• It does the same against the Dwarf King Dragon Boss too! Since there is an Hour Glass spawn in the dungeon you find him in, one could argue that this mechanic might be intended. The bosses might be immune to the magic, but their projectiles aren't. The last town also sells Hour Glasses, and items are usually only found/sold where they are meant to be used.
    • Winged Boots are required for one particular point in the game (reaching a spring in the sky at the base of the World Tree), but getting extra sets of boots makes platforming later in the game much easier, and completely removes the challenge of many towers by letting you skip entire sections.
  • Our Dwarves Are Different: In this game, they are eight-foot-tall gargoyles, though the game makes it clear that the monsters you face have been mutated.
  • Poison Mushroom: The overworld sprites for useful Potion and damaging Poison are much alike (see also Real Is Brown), causing some players to mistake one for the other and take a fatal poison in a moment when they are low in health.
  • Power-Up Letdown: Due to a programming error, the optional Pendant, which the hero can acquire in a Bonus Dungeon during a Side Quest, lowers attack power instead of raising it.
  • Real Is Brown: The games uses a particularly vivid color palette with an abundance of brown and red tints, especially in the upper branches of the World Tree. This gives the game a more realistic aura than some other games around its time. In contrast, the base of the World Tree uses a greener palette. As an unfortunate side effect, the browner palette makes it difficult to distinguish some items and enemies at certain screens during the second part of the game.
    • Justified since the World Tree is withering. The final scene shows it restored and green.
  • Save Point: The churches are a variation of save systems, as they give you a password, called a "mantra." The mantra depends on the player experience and stores the inventory, golds and the location of the furthest church the player has visited, which is the point the player is returned to when he continues.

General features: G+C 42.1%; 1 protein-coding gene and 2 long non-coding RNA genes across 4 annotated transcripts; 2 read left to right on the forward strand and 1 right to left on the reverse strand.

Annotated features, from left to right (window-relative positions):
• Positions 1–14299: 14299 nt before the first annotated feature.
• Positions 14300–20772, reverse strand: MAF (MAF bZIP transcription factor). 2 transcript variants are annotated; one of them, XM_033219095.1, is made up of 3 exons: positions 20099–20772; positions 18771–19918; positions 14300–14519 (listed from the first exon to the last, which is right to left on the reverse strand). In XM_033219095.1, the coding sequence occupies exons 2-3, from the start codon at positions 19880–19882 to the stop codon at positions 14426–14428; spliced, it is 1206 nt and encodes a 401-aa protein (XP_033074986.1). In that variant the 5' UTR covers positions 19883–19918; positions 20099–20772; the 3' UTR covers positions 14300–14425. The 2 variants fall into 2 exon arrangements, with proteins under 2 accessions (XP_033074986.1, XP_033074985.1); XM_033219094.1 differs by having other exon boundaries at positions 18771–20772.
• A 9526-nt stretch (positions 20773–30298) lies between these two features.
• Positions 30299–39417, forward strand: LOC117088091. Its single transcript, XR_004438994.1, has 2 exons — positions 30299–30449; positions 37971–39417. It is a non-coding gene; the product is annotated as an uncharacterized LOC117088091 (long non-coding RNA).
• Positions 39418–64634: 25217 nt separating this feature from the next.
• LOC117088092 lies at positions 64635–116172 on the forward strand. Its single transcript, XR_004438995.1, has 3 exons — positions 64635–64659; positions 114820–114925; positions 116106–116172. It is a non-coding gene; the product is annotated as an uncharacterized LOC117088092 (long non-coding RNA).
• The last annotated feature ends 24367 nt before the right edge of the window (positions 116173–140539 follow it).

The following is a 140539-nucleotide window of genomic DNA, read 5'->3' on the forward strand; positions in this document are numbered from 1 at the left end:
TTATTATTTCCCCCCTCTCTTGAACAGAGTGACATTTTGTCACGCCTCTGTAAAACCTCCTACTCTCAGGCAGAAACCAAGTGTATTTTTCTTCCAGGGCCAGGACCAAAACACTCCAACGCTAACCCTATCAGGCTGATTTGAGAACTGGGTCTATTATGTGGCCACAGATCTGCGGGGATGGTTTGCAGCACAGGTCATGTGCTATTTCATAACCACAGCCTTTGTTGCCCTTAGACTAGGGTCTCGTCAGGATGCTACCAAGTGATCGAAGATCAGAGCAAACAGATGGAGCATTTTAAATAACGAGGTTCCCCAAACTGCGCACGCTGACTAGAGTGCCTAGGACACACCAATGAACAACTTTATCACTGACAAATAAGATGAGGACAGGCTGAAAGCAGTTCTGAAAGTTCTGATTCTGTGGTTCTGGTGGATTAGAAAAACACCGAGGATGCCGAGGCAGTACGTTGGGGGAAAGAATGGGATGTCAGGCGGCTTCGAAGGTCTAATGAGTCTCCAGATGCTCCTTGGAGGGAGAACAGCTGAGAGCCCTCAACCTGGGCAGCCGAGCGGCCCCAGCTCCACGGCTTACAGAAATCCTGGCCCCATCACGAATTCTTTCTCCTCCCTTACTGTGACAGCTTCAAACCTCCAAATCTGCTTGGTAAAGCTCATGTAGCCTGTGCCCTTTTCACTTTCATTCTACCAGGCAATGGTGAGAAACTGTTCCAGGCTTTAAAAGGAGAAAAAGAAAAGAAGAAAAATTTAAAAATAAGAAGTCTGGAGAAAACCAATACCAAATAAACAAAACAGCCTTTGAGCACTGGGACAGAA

• The Mantras don't save your "Golds" (as the game calls them) per se. They, instead, reset your Golds level to a predefined amount based on your current level/rank. This can be exploited when you're low on cash — simply die on purpose or obtain a Mantra, reset the game, and enter it at the title screen to get money. Note that the King in the first town functions similarly. If you speak to him when you have exactly zero Golds remaining, he will act as if it's your first meeting, and give you enough Golds to buy some healing potions and/or keys.
  • Scrolling Text: Agonizingly slow, and accompanied by an annoying typewriter sound effect, and unskippable (if you push the button to skip, it actually cancels the conversation!).
  • Sword of Plot Advancement: The Dragon Slayer must be activated after the other parts of the mythical suits are collected for the last Guru to enable access to the final dungeons.
  • The Dragon: A literal one — the King of Dwarves was turned into a dragon-like creature.
  • Theme Naming: The different types of keys are named and shaped after the "letter cards" J(ack), Jo(ker), Q(ueen), K(ing), and A(ce).
  • Whole-Plot Reference: The plot, which centers on an evil meteorite causing the land to decay, borrows considerably from the H. P. Lovecraft story The Colour Out of Space.
  • World Tree: The setting of the majority of the game (actually, only the starting town and the Final Dungeon are not part of it).